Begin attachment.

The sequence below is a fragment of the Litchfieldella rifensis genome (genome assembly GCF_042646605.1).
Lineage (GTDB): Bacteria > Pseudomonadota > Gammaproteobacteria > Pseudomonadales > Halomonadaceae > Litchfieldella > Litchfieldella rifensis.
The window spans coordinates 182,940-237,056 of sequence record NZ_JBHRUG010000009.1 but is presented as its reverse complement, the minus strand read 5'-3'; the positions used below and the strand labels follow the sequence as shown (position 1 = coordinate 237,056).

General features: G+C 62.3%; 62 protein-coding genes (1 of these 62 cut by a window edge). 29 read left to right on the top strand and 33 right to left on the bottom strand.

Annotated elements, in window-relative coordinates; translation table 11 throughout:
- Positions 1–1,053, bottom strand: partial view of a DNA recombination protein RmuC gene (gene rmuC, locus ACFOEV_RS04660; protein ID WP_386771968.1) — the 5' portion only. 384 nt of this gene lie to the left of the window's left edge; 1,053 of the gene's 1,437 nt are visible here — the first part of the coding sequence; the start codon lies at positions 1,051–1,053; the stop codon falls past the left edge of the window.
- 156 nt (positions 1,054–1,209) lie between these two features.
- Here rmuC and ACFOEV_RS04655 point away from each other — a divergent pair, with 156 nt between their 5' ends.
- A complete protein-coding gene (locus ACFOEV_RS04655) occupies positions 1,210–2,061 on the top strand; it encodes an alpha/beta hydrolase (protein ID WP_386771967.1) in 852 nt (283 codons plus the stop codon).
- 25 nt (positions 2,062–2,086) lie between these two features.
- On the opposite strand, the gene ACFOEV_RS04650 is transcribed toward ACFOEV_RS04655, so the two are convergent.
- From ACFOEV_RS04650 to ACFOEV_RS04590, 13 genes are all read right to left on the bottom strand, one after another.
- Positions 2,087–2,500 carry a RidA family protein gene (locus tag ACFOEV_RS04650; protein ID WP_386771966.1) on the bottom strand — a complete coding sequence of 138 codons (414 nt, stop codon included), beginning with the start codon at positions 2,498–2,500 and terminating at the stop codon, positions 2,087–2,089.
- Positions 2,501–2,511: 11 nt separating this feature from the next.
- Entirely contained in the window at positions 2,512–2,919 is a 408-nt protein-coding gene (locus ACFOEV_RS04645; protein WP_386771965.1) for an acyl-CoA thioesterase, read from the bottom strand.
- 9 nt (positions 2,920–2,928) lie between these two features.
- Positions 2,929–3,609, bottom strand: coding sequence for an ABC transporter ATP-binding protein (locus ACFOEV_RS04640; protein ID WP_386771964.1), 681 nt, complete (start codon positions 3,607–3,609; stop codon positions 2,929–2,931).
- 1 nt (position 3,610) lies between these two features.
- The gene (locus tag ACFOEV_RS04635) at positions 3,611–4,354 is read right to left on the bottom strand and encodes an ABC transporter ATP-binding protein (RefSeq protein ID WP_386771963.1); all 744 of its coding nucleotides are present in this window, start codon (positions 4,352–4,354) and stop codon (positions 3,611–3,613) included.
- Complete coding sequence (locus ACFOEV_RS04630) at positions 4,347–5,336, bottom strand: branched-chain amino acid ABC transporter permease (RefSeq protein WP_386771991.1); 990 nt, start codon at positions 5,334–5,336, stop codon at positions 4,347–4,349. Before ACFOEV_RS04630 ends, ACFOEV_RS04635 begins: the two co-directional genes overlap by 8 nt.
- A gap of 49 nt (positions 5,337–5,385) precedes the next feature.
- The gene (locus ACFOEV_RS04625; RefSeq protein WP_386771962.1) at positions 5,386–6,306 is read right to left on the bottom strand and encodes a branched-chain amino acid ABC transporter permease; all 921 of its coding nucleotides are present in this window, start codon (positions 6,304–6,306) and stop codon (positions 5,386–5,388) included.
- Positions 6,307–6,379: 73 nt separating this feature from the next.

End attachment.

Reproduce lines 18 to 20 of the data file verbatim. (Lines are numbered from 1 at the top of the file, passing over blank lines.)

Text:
- 1 nt (position 3,610) lies between these two features.
- The gene (locus tag ACFOEV_RS04635) at positions 3,611–4,354 is read right to left on the bottom strand and encodes an ABC transporter ATP-binding protein (RefSeq protein ID WP_386771963.1); all 744 of its coding nucleotides are present in this window, start codon (positions 4,352–4,354) and stop codon (positions 3,611–3,613) included.
- Complete coding sequence (locus ACFOEV_RS04630) at positions 4,347–5,336, bottom strand: branched-chain amino acid ABC transporter permease (RefSeq protein WP_386771991.1); 990 nt, start codon at positions 5,334–5,336, stop codon at positions 4,347–4,349. Before ACFOEV_RS04630 ends, ACFOEV_RS04635 begins: the two co-directional genes overlap by 8 nt.